Frank C. Leland
Positions: of, manager
Teams: Washington Capital Citys (1887), Unions (1887), Chicago Unions (1888-1900), Chicago Union Giants (1901-1904), Leland Giants (1905-1909), Chicago Giants (1910-1912)
Best known as a pioneering organizer, manager, and owner, Leland played outfield for three seasons with the ballclub that was called the Unions in 1887 and the Chicago Unions in 1888-1889. In 1901 he combined the team with the Columbia Giants to form the Chicago Union Giants. In 1905 he formed the team that carried his name, the Leland Giants, and managed the team until 1907, when he lured pitching superstar Rube Foster to Chicago to take the reins of his team.
This combination proved a good one until 1910, when the two black baseball pioneers parted company and he formed the Chicago Giants. He and Foster both claimed the pennant from 1909 and the name "Leland Giants," and the dispute required legal rulings before accord was reached. Leland' s team, because he had a numerical majority of players from the previous season, won the right to fly the pennant. On the other hand, Foster's team won the right to retain and use the name Leland Giants. which caused much confusion, with Foster's team being called the Chicago Leland Giants and Leland's team being referred to as Leland's Chicago Giants.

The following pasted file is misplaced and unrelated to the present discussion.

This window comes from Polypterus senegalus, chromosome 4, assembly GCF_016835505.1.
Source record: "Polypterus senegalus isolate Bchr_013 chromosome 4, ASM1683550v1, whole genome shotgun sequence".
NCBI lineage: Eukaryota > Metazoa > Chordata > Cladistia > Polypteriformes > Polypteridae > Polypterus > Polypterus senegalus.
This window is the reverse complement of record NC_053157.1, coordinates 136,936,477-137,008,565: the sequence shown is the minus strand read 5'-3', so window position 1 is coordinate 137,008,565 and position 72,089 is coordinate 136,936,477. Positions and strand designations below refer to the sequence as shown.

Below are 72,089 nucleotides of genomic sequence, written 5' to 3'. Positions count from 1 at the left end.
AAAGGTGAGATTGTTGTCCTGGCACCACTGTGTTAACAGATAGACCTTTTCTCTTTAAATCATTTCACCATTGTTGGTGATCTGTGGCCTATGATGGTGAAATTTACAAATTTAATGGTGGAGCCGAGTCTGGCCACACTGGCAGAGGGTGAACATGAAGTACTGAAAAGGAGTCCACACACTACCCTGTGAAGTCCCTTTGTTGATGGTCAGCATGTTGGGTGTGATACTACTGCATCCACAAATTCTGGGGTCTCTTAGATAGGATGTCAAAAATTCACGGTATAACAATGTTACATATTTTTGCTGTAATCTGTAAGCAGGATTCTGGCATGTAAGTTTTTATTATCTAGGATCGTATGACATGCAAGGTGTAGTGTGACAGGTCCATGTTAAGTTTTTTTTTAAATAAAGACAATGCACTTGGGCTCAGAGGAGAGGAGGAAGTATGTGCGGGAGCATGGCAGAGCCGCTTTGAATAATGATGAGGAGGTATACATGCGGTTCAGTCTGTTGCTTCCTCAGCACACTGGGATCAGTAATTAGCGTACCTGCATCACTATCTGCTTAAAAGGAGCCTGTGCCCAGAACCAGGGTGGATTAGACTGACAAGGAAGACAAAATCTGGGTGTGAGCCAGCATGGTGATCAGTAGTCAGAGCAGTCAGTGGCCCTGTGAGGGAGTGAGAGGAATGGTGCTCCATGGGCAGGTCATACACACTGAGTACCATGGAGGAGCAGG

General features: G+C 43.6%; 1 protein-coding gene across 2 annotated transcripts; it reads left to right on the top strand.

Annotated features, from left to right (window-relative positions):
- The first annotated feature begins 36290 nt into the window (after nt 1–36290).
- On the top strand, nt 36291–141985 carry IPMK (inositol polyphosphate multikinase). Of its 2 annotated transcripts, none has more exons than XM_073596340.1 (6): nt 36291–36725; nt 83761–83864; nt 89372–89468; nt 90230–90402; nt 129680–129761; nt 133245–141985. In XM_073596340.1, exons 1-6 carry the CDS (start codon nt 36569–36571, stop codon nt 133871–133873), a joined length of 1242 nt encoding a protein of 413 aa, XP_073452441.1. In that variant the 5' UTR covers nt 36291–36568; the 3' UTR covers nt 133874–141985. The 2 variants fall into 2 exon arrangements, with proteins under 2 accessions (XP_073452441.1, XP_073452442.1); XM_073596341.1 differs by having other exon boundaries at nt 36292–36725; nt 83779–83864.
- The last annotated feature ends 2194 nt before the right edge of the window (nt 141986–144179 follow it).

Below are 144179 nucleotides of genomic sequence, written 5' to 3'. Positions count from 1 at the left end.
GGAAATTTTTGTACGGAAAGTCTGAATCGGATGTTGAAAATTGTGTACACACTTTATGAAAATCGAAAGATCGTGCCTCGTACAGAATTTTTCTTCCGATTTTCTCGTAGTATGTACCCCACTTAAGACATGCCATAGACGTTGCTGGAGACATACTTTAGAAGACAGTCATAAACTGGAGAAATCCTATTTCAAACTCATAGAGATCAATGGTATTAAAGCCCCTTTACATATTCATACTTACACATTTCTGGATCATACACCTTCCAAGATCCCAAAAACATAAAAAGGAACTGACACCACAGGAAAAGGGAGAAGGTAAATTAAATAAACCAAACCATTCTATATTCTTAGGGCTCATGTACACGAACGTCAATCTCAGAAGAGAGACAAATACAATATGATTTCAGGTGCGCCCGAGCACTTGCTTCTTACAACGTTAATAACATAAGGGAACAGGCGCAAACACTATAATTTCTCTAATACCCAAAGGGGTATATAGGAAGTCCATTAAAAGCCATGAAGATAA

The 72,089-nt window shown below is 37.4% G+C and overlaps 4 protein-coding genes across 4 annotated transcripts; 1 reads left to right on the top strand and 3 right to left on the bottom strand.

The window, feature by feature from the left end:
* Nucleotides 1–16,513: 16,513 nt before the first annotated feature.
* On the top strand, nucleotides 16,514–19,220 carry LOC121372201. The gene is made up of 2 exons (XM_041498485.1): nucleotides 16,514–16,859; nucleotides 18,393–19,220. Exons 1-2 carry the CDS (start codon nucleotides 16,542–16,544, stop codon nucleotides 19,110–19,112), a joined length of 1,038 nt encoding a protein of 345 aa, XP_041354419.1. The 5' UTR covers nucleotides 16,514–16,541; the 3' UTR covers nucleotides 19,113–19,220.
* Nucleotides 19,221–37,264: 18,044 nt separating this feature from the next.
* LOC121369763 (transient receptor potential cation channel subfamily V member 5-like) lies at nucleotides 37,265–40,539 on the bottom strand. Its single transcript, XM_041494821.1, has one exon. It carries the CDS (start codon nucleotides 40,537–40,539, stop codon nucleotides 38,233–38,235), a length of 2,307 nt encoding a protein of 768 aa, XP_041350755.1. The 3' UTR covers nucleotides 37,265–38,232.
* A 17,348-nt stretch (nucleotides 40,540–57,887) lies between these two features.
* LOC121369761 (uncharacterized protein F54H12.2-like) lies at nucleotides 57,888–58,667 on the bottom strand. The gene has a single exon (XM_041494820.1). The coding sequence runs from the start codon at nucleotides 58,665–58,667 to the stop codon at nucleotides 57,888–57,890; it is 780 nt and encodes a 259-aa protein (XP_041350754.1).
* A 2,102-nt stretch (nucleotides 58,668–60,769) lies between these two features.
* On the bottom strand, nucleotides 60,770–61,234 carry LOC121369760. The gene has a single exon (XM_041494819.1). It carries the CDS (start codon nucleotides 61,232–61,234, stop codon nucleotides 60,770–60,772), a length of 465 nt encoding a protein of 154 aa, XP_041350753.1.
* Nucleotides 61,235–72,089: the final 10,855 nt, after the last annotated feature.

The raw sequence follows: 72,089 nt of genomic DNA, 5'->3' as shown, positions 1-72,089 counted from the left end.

Leland, a graduate of Fisk University in Nashville, Tennessee, moved to Chicago and was instrumental in organizing and developing five successful baseball teams in that city, with the Chicago Giants being his last. The sportsman and businessman remained active in black baseball through 1912.
Source: James A. Riley, The Biographical Encyclopedia of the Negro Baseball Leagues, New York: Carroll & Graf Publishers, Inc., 1994.